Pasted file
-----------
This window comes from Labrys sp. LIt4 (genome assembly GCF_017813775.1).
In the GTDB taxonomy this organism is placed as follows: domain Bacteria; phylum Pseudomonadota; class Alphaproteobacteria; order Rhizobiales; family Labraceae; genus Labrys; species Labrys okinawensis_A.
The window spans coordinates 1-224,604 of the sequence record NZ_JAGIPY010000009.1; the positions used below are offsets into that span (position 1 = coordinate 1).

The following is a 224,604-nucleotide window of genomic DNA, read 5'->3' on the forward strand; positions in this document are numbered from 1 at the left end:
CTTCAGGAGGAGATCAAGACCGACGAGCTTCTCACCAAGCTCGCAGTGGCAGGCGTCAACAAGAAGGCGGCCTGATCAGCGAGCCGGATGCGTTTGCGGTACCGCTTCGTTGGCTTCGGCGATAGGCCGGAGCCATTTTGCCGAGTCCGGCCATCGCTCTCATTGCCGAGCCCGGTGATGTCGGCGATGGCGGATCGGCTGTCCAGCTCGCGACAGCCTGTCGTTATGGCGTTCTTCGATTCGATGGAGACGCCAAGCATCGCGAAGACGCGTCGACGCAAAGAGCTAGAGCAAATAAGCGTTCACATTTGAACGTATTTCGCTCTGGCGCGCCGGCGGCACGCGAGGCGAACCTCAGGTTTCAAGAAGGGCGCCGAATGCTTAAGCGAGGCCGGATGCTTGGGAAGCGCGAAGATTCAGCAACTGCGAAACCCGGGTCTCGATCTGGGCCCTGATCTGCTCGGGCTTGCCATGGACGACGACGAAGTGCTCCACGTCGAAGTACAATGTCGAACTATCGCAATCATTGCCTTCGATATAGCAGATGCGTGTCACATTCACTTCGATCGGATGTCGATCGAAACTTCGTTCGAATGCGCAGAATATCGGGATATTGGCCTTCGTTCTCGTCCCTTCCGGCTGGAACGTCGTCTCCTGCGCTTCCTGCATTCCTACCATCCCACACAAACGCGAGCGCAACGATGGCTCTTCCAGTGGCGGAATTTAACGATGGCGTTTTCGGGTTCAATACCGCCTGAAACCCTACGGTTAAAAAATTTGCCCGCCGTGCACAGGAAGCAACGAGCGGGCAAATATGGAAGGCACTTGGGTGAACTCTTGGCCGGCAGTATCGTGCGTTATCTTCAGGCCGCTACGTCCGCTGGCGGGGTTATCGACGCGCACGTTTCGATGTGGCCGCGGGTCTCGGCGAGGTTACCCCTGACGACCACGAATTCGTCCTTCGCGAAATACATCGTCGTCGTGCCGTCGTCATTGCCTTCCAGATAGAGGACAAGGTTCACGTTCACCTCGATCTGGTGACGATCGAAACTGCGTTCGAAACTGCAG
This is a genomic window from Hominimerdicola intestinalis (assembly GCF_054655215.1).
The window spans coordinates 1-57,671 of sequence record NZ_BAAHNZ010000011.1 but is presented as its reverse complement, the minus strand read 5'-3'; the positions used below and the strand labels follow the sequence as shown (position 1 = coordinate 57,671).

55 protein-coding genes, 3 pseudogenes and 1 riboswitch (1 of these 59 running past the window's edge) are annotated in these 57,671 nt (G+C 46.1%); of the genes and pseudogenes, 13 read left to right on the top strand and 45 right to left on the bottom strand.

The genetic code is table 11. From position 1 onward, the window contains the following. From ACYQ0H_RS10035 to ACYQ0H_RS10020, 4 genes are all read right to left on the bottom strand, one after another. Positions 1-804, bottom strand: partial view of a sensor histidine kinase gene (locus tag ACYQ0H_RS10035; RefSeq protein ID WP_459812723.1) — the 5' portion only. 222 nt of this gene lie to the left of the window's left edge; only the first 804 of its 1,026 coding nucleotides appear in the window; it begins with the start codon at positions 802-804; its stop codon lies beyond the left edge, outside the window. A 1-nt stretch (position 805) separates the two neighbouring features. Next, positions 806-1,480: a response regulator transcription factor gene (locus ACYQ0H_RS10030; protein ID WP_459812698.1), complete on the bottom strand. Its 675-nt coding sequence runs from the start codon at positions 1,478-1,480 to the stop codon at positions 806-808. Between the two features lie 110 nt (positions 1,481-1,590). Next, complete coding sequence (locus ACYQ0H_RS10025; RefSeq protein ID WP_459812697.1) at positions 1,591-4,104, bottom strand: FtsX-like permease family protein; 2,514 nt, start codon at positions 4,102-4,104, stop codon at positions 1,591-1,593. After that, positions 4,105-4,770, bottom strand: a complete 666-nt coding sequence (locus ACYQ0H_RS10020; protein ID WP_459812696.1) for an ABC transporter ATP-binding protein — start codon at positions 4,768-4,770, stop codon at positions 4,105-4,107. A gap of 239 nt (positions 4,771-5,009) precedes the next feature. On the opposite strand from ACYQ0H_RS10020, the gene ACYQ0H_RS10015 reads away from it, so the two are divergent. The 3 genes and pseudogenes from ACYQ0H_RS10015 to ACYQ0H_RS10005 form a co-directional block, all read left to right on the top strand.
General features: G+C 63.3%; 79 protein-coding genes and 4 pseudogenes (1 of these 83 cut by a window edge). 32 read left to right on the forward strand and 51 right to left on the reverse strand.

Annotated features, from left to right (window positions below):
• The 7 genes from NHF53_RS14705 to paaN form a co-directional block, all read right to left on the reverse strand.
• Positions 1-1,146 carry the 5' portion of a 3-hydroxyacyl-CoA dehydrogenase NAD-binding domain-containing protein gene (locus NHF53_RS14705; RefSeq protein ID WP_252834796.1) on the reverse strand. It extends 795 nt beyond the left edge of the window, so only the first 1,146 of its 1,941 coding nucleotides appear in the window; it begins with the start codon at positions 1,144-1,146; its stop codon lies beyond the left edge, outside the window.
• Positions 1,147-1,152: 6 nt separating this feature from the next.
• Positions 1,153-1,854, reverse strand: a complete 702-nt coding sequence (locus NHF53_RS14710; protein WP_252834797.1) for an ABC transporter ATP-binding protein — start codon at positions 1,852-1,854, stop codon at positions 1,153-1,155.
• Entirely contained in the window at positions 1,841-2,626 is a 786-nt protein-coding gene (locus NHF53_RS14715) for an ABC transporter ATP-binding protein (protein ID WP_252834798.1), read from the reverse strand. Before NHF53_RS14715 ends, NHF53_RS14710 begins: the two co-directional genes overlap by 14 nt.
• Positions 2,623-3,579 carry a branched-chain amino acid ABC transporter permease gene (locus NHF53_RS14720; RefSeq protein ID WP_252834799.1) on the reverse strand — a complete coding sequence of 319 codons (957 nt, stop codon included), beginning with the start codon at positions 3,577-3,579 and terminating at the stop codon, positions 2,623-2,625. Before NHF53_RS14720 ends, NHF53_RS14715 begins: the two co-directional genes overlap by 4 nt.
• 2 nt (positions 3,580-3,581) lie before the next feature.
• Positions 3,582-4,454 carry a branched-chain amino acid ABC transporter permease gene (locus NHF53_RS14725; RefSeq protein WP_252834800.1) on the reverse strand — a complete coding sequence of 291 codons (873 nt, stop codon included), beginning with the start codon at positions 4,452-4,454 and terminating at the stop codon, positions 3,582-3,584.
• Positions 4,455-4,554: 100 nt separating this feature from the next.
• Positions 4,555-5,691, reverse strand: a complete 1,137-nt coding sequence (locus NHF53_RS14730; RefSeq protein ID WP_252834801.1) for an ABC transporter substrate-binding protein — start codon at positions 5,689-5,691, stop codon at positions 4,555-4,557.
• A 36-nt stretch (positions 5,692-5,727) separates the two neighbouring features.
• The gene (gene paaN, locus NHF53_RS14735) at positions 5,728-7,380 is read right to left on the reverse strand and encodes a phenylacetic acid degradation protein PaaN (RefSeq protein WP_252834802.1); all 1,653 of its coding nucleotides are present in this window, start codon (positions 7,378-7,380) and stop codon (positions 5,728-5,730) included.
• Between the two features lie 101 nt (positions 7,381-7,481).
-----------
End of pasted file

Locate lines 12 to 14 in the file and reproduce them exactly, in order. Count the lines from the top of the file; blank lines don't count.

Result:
• The 7 genes from NHF53_RS14705 to paaN form a co-directional block, all read right to left on the reverse strand.
• Positions 1-1,146 carry the 5' portion of a 3-hydroxyacyl-CoA dehydrogenase NAD-binding domain-containing protein gene (locus NHF53_RS14705; RefSeq protein ID WP_252834796.1) on the reverse strand. It extends 795 nt beyond the left edge of the window, so only the first 1,146 of its 1,941 coding nucleotides appear in the window; it begins with the start codon at positions 1,144-1,146; its stop codon lies beyond the left edge, outside the window.
• Positions 1,147-1,152: 6 nt separating this feature from the next.